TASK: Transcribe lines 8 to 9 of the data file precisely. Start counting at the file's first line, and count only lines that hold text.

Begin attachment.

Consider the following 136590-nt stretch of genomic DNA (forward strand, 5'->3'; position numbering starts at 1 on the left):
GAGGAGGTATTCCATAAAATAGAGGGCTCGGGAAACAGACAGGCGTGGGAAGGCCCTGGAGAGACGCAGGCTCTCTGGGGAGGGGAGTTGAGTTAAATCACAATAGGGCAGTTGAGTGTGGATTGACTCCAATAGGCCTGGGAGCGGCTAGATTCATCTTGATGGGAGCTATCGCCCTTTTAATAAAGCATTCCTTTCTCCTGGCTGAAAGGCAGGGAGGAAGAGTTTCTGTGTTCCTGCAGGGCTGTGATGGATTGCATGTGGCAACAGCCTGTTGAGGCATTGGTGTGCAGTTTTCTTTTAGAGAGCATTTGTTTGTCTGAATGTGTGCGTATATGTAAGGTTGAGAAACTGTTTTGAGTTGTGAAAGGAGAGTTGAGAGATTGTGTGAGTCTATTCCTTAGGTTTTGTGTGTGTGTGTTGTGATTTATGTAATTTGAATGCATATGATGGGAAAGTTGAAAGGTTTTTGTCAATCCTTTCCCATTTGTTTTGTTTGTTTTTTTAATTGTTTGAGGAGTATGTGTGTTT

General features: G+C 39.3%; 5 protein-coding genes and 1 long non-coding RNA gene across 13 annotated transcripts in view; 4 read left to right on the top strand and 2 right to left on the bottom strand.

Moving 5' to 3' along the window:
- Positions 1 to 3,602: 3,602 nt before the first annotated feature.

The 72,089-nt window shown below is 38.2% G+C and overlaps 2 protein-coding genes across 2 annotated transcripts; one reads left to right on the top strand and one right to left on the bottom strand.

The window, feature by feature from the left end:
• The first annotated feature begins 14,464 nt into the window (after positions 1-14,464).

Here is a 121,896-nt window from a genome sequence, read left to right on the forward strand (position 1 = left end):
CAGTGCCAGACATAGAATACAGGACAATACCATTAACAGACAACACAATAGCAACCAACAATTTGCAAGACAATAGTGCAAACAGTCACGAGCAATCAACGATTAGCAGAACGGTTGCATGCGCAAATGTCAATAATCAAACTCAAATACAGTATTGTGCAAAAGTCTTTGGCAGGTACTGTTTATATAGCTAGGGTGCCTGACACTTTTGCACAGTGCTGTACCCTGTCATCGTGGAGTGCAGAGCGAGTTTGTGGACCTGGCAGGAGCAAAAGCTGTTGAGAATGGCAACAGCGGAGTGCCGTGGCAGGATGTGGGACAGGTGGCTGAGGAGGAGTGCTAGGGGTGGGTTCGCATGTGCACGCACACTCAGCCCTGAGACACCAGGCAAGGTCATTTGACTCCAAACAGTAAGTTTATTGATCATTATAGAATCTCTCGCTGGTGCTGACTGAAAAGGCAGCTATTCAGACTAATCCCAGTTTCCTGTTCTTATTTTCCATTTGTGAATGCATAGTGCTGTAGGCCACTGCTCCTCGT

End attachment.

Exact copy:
• The first annotated feature begins 14,464 nt into the window (after positions 1-14,464).

Here is a 121,896-nt window from a genome sequence, read left to right on the forward strand (position 1 = left end):